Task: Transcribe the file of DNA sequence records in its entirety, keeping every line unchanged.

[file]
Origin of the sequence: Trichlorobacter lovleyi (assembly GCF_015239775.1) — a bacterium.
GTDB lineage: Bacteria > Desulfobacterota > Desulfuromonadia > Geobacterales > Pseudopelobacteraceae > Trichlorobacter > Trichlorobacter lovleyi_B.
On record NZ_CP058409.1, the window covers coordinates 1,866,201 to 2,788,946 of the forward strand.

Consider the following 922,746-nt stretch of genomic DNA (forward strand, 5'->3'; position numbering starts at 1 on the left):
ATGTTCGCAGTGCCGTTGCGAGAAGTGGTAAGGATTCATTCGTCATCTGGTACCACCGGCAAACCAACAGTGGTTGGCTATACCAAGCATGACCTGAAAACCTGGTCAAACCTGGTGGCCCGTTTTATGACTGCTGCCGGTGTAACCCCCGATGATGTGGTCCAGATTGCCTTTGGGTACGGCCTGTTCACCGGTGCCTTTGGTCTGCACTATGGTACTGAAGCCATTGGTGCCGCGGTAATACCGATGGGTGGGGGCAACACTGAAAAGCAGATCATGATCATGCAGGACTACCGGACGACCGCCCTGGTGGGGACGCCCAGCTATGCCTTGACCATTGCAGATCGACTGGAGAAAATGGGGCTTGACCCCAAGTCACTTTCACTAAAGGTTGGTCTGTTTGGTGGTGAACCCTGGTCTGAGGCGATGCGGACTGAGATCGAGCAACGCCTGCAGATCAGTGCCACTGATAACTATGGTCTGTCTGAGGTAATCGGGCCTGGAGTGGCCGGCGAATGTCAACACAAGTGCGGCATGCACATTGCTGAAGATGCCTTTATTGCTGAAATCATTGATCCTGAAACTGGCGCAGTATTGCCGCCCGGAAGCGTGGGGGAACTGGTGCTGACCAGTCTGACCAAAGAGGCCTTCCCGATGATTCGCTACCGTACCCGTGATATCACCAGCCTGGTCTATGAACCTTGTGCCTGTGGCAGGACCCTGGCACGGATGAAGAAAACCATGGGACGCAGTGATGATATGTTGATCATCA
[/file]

Origin of the sequence: Trichlorobacter lovleyi (assembly GCF_015239775.1) — a bacterium.
GTDB lineage: Bacteria > Desulfobacterota > Desulfuromonadia > Geobacterales > Pseudopelobacteraceae > Trichlorobacter > Trichlorobacter lovleyi_B.
On record NZ_CP058409.1, the window covers coordinates 1,866,201 to 2,788,946 of the forward strand.

Consider the following 922,746-nt stretch of genomic DNA (forward strand, 5'->3'; position numbering starts at 1 on the left):
ATGTTCGCAGTGCCGTTGCGAGAAGTGGTAAGGATTCATTCGTCATCTGGTACCACCGGCAAACCAACAGTGGTTGGCTATACCAAGCATGACCTGAAAACCTGGTCAAACCTGGTGGCCCGTTTTATGACTGCTGCCGGTGTAACCCCCGATGATGTGGTCCAGATTGCCTTTGGGTACGGCCTGTTCACCGGTGCCTTTGGTCTGCACTATGGTACTGAAGCCATTGGTGCCGCGGTAATACCGATGGGTGGGGGCAACACTGAAAAGCAGATCATGATCATGCAGGACTACCGGACGACCGCCCTGGTGGGGACGCCCAGCTATGCCTTGACCATTGCAGATCGACTGGAGAAAATGGGGCTTGACCCCAAGTCACTTTCACTAAAGGTTGGTCTGTTTGGTGGTGAACCCTGGTCTGAGGCGATGCGGACTGAGATCGAGCAACGCCTGCAGATCAGTGCCACTGATAACTATGGTCTGTCTGAGGTAATCGGGCCTGGAGTGGCCGGCGAATGTCAACACAAGTGCGGCATGCACATTGCTGAAGATGCCTTTATTGCTGAAATCATTGATCCTGAAACTGGCGCAGTATTGCCGCCCGGAAGCGTGGGGGAACTGGTGCTGACCAGTCTGACCAAAGAGGCCTTCCCGATGATTCGCTACCGTACCCGTGATATCACCAGCCTGGTCTATGAACCTTGTGCCTGTGGCAGGACCCTGGCACGGATGAAGAAAACCATGGGACGCAGTGATGATATGTTGATCATCA